Socio-technical transitions: a case study of co-housing in London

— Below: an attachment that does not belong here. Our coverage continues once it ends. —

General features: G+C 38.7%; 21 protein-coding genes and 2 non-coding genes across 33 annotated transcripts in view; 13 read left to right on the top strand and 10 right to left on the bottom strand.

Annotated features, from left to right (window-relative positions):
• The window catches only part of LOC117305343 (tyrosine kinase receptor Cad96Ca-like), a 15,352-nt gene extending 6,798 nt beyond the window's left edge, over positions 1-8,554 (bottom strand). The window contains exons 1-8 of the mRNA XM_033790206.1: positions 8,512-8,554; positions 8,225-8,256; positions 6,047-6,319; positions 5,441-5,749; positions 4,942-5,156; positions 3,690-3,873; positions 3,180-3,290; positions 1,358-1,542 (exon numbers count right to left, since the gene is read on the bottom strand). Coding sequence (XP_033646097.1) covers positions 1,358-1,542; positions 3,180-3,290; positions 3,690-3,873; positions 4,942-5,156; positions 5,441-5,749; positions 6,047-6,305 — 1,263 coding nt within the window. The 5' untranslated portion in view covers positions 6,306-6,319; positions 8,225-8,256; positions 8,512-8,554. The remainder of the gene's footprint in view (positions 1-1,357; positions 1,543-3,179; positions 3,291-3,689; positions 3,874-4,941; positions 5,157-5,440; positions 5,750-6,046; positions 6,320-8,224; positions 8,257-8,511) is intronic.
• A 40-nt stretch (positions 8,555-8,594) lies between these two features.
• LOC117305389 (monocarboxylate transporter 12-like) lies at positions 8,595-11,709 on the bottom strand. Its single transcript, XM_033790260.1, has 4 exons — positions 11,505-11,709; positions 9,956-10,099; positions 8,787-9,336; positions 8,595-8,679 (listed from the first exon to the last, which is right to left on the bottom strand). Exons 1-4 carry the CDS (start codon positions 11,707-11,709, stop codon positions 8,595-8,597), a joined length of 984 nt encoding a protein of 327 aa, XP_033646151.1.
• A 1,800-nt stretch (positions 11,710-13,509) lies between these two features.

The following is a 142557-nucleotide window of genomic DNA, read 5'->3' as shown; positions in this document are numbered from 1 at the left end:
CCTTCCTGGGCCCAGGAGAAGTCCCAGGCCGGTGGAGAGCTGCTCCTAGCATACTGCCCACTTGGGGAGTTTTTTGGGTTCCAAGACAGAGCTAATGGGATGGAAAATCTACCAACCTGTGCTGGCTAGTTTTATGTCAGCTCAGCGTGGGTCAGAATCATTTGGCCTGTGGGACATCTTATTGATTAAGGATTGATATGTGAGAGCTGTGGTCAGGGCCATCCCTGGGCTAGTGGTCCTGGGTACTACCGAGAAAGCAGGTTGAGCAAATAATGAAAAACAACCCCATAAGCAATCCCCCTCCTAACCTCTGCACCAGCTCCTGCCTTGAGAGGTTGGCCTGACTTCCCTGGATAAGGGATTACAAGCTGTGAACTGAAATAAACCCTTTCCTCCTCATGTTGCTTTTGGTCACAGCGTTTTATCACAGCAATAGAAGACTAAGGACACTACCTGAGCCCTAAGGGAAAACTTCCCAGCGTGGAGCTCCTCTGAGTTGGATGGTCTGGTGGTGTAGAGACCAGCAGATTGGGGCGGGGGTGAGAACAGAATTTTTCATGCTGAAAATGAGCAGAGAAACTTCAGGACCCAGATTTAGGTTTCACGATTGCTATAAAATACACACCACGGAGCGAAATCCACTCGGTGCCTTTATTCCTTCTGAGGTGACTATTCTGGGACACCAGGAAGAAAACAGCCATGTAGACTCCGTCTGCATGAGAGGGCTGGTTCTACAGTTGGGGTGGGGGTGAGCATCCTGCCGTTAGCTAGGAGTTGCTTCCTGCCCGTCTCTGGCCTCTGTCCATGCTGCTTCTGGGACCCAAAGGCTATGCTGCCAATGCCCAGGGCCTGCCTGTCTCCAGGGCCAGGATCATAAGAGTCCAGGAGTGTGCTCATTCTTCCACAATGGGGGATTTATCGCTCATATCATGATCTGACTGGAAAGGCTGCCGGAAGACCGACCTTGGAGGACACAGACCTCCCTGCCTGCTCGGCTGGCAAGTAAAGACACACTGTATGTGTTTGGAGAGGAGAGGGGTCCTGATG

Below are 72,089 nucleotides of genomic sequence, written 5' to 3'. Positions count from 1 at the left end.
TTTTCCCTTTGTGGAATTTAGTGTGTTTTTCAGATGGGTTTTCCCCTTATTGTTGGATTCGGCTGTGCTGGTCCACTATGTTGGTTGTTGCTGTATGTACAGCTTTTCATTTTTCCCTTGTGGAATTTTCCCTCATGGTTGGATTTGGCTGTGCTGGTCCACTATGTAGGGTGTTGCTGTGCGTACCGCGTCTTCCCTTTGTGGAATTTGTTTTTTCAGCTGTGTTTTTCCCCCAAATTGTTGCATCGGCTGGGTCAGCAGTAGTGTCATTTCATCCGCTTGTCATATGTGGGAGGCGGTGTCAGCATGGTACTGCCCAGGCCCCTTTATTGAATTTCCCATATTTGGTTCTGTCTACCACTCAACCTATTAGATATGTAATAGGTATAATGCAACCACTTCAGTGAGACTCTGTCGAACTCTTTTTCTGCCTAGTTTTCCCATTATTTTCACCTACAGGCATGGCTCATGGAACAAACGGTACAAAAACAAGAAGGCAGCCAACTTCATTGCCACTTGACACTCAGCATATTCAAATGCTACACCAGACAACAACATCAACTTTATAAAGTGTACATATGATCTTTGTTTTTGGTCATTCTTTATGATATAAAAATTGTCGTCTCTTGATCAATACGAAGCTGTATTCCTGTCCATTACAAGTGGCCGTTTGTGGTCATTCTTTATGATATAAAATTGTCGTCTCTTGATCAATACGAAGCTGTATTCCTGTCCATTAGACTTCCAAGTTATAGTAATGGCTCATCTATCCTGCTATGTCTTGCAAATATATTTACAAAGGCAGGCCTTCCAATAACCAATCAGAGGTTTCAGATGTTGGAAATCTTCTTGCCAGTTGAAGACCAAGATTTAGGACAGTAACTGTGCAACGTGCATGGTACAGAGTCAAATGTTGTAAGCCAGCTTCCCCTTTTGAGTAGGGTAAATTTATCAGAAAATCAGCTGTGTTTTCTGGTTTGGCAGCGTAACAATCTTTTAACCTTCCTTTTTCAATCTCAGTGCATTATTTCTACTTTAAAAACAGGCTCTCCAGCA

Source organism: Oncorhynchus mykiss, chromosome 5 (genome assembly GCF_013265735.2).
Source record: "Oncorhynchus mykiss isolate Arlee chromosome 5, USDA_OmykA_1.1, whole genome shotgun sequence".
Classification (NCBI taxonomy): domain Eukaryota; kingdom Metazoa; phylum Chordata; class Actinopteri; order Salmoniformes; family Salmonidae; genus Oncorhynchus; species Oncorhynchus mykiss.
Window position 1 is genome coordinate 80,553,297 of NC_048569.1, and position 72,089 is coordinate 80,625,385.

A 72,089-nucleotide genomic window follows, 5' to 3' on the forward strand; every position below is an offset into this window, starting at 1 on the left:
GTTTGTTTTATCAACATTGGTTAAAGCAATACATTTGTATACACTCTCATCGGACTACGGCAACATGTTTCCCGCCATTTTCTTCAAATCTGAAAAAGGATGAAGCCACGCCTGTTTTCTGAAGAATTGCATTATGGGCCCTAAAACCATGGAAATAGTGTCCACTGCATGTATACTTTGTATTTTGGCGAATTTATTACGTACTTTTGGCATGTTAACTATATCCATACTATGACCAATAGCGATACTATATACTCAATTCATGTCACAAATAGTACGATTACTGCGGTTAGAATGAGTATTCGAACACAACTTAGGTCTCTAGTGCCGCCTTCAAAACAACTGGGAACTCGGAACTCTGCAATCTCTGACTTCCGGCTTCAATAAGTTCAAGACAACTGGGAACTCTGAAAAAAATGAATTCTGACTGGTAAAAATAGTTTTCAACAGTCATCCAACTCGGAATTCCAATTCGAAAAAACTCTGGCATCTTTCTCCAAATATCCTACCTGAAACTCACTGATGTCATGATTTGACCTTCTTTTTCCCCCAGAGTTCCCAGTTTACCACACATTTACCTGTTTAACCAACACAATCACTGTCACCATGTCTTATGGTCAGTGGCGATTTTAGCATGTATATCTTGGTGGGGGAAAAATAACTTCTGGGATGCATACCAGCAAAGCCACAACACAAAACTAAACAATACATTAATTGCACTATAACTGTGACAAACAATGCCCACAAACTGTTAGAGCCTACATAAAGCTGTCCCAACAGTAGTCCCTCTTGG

Despite the growing government and public interest of community-led housing in the UK, in London co-housing is still very marginal. This dissertation traces the emergence of co-housing in London through the lens of socio-technical transition theory and its multilevel perspective. This paper examines how and in what ways co-housing as an alternative community-led housing initiative is protected by the UK Cohousing Network. Further, it underlines the challenges that hinder the process of building co-housing by exploring both internal (group) and external barriers. It concludes that complex structural issues of housing delivery and demand in the UK are deeply rooted in and reproduced by socio-technical structures. Despite the growing issues of affordability - there is no clear evidence that alternative housing initiatives are encouraged within London. There is a high level of commitment, knowledge, time and financial resources required from individual group members when building co-housing. It can be suggested that further upscaling of the idea could lead to the professionalisation of co-housing in order to overcome or mitigate related issues.